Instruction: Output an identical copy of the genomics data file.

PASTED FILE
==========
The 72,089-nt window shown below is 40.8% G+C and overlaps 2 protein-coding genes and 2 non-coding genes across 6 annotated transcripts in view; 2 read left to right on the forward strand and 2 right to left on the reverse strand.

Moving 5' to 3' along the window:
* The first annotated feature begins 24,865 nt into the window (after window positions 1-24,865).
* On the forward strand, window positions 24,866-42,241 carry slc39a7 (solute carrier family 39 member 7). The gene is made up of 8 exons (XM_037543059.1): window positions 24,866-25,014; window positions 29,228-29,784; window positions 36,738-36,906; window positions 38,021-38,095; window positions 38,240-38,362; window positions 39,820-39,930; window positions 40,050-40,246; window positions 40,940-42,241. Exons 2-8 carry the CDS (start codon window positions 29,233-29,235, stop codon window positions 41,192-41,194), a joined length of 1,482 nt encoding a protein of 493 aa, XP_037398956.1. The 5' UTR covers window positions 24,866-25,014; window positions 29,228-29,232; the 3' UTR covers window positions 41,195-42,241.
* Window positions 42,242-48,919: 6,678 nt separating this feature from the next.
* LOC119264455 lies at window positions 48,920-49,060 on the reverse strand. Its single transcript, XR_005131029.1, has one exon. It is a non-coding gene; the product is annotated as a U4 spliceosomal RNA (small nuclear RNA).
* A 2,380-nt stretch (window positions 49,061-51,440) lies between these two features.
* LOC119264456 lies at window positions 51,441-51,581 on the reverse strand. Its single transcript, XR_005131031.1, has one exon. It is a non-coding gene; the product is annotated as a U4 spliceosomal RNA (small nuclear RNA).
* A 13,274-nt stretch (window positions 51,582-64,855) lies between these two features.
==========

The 72,089-nt window shown below is 40.8% G+C and overlaps 2 protein-coding genes and 2 non-coding genes across 6 annotated transcripts in view; 2 read left to right on the forward strand and 2 right to left on the reverse strand.

Moving 5' to 3' along the window:
* The first annotated feature begins 24,865 nt into the window (after window positions 1-24,865).
* On the forward strand, window positions 24,866-42,241 carry slc39a7 (solute carrier family 39 member 7). The gene is made up of 8 exons (XM_037543059.1): window positions 24,866-25,014; window positions 29,228-29,784; window positions 36,738-36,906; window positions 38,021-38,095; window positions 38,240-38,362; window positions 39,820-39,930; window positions 40,050-40,246; window positions 40,940-42,241. Exons 2-8 carry the CDS (start codon window positions 29,233-29,235, stop codon window positions 41,192-41,194), a joined length of 1,482 nt encoding a protein of 493 aa, XP_037398956.1. The 5' UTR covers window positions 24,866-25,014; window positions 29,228-29,232; the 3' UTR covers window positions 41,195-42,241.
* Window positions 42,242-48,919: 6,678 nt separating this feature from the next.
* LOC119264455 lies at window positions 48,920-49,060 on the reverse strand. Its single transcript, XR_005131029.1, has one exon. It is a non-coding gene; the product is annotated as a U4 spliceosomal RNA (small nuclear RNA).
* A 2,380-nt stretch (window positions 49,061-51,440) lies between these two features.
* LOC119264456 lies at window positions 51,441-51,581 on the reverse strand. Its single transcript, XR_005131031.1, has one exon. It is a non-coding gene; the product is annotated as a U4 spliceosomal RNA (small nuclear RNA).
* A 13,274-nt stretch (window positions 51,582-64,855) lies between these two features.